The lawsuit (read it here) was filed by Dave Yost, a Republican, and reflects the party’s shift from traditional stances opposed to government regulations, as he and a number of lawmakers have targeted big tech.
In a statement, Yost said that Google “uses its dominance of internet search to steer Ohioans to Google’s own products–that’s discriminatory and anti-competitive. When you own the railroad or the electric company or the cellphone tower, you have to treat everyone the same and give everybody access.”
Republicans generally have opposed efforts by the FCC to classify internet providers like Comcast, AT&T and Verizon as common carriers for the purpose of imposing net neutrality rules. Google and other tech platforms have backed strong net neutrality rules, which ensure that internet traffic is treated equally. Such services as gas, electricity and phone often rely on public rights of way in their delivery of services.
In Yost’s lawsuit, he argues that Google’s dominance in search — near 90% — gives it a competitive advantage, as it can prioritize its own services.
The lawsuit stated, “Google intentionally structures its Results Pages to prioritize Google products over organic search results. Google intentionally disadvantages competitors, by featuring Google products and services prominently on Results pages. It often features Google products and services in attractive formats at the top of the Results page above organic search results.”
Yost also quoted from Supreme Court Justice Clarence Thomas’ concurring opinion in a ruling in April, when the high court dismissed a case having to do with Trump’s blocking of Twitter users when he was president. Thomas argued that there “is a fair argument that some digital platforms are sufficiently akin to common carriers or places of accommodation to be regulated.”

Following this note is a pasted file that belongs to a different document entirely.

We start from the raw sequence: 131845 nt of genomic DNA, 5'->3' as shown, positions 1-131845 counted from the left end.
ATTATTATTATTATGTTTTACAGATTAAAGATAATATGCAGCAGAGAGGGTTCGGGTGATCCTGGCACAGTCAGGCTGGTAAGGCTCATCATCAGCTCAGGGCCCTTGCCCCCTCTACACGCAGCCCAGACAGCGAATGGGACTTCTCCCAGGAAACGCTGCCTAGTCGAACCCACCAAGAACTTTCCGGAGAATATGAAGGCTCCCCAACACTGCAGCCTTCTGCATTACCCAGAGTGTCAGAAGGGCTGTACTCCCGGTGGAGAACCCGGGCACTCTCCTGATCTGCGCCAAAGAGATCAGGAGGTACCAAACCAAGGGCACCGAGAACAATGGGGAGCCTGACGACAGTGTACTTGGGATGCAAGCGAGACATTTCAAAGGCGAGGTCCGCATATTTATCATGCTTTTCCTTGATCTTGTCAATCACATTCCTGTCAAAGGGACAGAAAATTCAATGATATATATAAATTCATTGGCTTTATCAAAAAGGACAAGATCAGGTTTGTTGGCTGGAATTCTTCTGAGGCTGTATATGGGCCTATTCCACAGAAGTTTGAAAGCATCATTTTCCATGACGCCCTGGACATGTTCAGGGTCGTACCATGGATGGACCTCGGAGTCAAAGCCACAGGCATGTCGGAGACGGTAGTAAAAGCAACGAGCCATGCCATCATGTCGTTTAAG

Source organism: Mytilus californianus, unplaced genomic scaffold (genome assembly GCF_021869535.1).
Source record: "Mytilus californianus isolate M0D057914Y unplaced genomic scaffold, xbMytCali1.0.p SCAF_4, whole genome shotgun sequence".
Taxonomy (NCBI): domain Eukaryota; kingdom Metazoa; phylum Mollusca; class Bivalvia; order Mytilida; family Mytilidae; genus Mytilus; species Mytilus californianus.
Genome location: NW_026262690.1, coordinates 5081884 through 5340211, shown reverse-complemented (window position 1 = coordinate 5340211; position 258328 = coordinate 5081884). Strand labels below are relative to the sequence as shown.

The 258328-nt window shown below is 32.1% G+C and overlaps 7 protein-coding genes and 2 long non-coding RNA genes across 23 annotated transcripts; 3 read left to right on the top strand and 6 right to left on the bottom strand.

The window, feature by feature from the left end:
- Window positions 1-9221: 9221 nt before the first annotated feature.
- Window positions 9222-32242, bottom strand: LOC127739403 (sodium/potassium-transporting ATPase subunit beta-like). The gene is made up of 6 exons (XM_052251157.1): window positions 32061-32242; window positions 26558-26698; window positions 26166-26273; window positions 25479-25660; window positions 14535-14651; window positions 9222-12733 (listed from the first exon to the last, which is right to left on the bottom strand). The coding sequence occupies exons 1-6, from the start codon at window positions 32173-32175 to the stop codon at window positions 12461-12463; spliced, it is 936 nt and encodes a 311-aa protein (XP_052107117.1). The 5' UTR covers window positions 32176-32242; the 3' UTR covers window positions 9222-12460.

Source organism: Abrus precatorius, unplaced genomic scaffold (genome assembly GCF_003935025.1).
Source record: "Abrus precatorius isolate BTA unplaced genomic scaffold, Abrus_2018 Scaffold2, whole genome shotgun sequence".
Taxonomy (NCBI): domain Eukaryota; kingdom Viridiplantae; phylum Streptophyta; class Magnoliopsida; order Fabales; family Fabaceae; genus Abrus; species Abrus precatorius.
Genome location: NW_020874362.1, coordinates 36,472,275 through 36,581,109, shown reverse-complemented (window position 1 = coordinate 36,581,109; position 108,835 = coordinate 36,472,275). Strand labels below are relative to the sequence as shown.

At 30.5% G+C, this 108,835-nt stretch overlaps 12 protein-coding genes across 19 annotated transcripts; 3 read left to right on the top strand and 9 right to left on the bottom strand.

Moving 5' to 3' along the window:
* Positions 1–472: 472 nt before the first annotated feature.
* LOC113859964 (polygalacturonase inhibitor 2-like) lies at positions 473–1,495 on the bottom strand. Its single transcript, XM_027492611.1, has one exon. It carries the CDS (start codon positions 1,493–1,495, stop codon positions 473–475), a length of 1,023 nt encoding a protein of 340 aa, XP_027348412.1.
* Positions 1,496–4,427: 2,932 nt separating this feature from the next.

Yost also is seeking an injunction to prohibit Google from self-preferencing on its results pages.
A spokesperson for Google said, “Google Search is designed to provide people with the most relevant and helpful results. AG Yost’s lawsuit would make Google Search results worse and make it harder for small businesses to connect directly with customers. Ohioans simply don’t want the government to run Google like a gas or electric company. This lawsuit has no basis in fact or law and we’ll defend ourselves against it in court.”
Google has responded before to allegations of self-preferencing, noting that “we’ve sent more traffic to the open web every year since Google was first created. And beyond just traffic, we also connect people with businesses in a wide variety of ways through Search, such as enabling a phone call to a business.” This was in response to a claim that a majority of Google searches end without someone clocking off the platform, as the desired information is posted in the results.